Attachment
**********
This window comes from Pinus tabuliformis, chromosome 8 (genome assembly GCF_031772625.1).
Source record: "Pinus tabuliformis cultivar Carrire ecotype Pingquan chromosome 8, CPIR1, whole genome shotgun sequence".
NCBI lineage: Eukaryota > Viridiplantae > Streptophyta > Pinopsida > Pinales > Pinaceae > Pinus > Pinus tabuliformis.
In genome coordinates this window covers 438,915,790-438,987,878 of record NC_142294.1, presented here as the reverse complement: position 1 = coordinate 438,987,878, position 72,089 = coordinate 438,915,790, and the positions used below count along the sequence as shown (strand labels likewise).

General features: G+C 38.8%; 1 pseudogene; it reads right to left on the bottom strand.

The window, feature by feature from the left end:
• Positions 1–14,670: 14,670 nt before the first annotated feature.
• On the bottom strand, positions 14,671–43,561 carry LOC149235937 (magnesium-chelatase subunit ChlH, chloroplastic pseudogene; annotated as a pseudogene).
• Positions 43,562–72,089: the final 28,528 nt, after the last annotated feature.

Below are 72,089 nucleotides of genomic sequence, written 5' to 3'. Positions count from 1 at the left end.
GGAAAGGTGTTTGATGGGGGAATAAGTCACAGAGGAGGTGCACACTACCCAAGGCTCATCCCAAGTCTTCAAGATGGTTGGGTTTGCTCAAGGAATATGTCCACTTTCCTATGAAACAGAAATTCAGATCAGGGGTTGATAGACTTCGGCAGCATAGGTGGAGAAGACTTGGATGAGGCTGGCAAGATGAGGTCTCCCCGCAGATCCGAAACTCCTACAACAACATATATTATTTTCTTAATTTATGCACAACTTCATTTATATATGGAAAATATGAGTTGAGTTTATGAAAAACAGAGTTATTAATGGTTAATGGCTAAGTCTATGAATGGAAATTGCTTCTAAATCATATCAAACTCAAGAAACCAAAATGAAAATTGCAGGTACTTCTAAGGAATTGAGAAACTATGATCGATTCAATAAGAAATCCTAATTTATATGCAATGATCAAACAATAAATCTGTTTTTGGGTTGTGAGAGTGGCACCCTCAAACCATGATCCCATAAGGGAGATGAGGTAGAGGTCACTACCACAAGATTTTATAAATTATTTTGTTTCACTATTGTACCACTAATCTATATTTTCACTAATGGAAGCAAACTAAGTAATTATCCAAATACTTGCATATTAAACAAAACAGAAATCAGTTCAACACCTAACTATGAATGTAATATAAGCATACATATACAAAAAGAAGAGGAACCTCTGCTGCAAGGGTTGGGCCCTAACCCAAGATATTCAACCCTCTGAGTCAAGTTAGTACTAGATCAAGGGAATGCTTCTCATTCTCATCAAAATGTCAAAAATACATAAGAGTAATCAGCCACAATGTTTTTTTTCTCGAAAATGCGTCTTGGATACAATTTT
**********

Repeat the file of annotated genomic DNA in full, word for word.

This window comes from Pinus tabuliformis, chromosome 8 (genome assembly GCF_031772625.1).
Source record: "Pinus tabuliformis cultivar Carrire ecotype Pingquan chromosome 8, CPIR1, whole genome shotgun sequence".
NCBI lineage: Eukaryota > Viridiplantae > Streptophyta > Pinopsida > Pinales > Pinaceae > Pinus > Pinus tabuliformis.
In genome coordinates this window covers 438,915,790-438,987,878 of record NC_142294.1, presented here as the reverse complement: position 1 = coordinate 438,987,878, position 72,089 = coordinate 438,915,790, and the positions used below count along the sequence as shown (strand labels likewise).

General features: G+C 38.8%; 1 pseudogene; it reads right to left on the bottom strand.

The window, feature by feature from the left end:
• Positions 1–14,670: 14,670 nt before the first annotated feature.
• On the bottom strand, positions 14,671–43,561 carry LOC149235937 (magnesium-chelatase subunit ChlH, chloroplastic pseudogene; annotated as a pseudogene).
• Positions 43,562–72,089: the final 28,528 nt, after the last annotated feature.

Below are 72,089 nucleotides of genomic sequence, written 5' to 3'. Positions count from 1 at the left end.
GGAAAGGTGTTTGATGGGGGAATAAGTCACAGAGGAGGTGCACACTACCCAAGGCTCATCCCAAGTCTTCAAGATGGTTGGGTTTGCTCAAGGAATATGTCCACTTTCCTATGAAACAGAAATTCAGATCAGGGGTTGATAGACTTCGGCAGCATAGGTGGAGAAGACTTGGATGAGGCTGGCAAGATGAGGTCTCCCCGCAGATCCGAAACTCCTACAACAACATATATTATTTTCTTAATTTATGCACAACTTCATTTATATATGGAAAATATGAGTTGAGTTTATGAAAAACAGAGTTATTAATGGTTAATGGCTAAGTCTATGAATGGAAATTGCTTCTAAATCATATCAAACTCAAGAAACCAAAATGAAAATTGCAGGTACTTCTAAGGAATTGAGAAACTATGATCGATTCAATAAGAAATCCTAATTTATATGCAATGATCAAACAATAAATCTGTTTTTGGGTTGTGAGAGTGGCACCCTCAAACCATGATCCCATAAGGGAGATGAGGTAGAGGTCACTACCACAAGATTTTATAAATTATTTTGTTTCACTATTGTACCACTAATCTATATTTTCACTAATGGAAGCAAACTAAGTAATTATCCAAATACTTGCATATTAAACAAAACAGAAATCAGTTCAACACCTAACTATGAATGTAATATAAGCATACATATACAAAAAGAAGAGGAACCTCTGCTGCAAGGGTTGGGCCCTAACCCAAGATATTCAACCCTCTGAGTCAAGTTAGTACTAGATCAAGGGAATGCTTCTCATTCTCATCAAAATGTCAAAAATACATAAGAGTAATCAGCCACAATGTTTTTTTTCTCGAAAATGCGTCTTGGATACAATTTT